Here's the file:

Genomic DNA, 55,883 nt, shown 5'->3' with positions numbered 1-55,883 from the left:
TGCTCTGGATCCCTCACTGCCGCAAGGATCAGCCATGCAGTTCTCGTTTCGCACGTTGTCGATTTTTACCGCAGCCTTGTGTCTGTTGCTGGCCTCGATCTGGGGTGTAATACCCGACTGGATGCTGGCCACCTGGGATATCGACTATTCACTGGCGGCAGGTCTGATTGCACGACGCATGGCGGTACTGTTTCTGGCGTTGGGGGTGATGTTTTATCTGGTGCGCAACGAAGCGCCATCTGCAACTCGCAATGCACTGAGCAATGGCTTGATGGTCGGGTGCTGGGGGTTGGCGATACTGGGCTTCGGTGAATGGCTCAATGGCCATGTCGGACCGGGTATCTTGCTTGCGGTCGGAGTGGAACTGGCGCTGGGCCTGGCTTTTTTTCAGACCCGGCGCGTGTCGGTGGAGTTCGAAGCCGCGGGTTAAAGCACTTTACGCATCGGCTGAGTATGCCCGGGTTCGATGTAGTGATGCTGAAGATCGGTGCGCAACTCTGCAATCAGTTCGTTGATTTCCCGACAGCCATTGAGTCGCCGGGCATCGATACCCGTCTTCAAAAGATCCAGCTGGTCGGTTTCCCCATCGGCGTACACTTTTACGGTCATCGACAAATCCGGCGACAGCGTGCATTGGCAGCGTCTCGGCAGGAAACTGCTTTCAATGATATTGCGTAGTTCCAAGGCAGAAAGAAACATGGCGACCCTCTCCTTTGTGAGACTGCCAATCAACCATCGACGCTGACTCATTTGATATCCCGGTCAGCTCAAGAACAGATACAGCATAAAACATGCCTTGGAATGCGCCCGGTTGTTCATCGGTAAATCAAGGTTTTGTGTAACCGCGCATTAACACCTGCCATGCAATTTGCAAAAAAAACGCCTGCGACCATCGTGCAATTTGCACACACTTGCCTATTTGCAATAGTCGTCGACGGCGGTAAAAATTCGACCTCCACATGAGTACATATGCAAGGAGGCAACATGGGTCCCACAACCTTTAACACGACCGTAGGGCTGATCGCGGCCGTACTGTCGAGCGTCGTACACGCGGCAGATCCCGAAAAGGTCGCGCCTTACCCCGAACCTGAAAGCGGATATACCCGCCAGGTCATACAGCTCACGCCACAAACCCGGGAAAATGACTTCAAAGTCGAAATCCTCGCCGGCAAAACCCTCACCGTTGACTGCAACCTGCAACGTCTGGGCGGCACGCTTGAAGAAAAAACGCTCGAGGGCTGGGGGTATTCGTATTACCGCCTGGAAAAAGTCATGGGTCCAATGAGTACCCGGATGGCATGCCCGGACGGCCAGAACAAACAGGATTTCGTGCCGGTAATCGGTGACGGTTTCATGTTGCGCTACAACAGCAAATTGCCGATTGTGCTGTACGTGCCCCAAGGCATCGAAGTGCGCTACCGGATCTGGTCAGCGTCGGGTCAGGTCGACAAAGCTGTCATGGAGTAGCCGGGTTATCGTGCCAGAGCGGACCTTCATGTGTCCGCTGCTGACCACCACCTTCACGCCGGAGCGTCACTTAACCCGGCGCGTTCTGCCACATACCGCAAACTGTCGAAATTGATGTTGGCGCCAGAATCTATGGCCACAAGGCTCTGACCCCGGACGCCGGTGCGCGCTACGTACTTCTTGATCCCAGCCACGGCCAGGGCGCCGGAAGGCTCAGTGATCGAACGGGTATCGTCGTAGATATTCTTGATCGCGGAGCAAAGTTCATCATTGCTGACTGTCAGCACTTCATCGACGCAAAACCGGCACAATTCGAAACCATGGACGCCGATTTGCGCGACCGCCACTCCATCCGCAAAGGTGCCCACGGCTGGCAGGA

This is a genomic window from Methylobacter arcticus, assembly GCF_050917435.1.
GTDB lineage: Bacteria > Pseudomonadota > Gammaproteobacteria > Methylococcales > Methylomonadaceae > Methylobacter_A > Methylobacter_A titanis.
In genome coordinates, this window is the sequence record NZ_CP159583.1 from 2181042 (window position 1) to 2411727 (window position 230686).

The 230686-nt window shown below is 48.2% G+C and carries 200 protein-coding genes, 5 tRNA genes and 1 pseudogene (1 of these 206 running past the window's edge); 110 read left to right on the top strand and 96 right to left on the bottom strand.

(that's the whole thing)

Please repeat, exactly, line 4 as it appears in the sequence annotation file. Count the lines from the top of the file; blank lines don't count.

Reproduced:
GTDB lineage: Bacteria > Pseudomonadota > Gammaproteobacteria > Methylococcales > Methylomonadaceae > Methylobacter_A > Methylobacter_A titanis.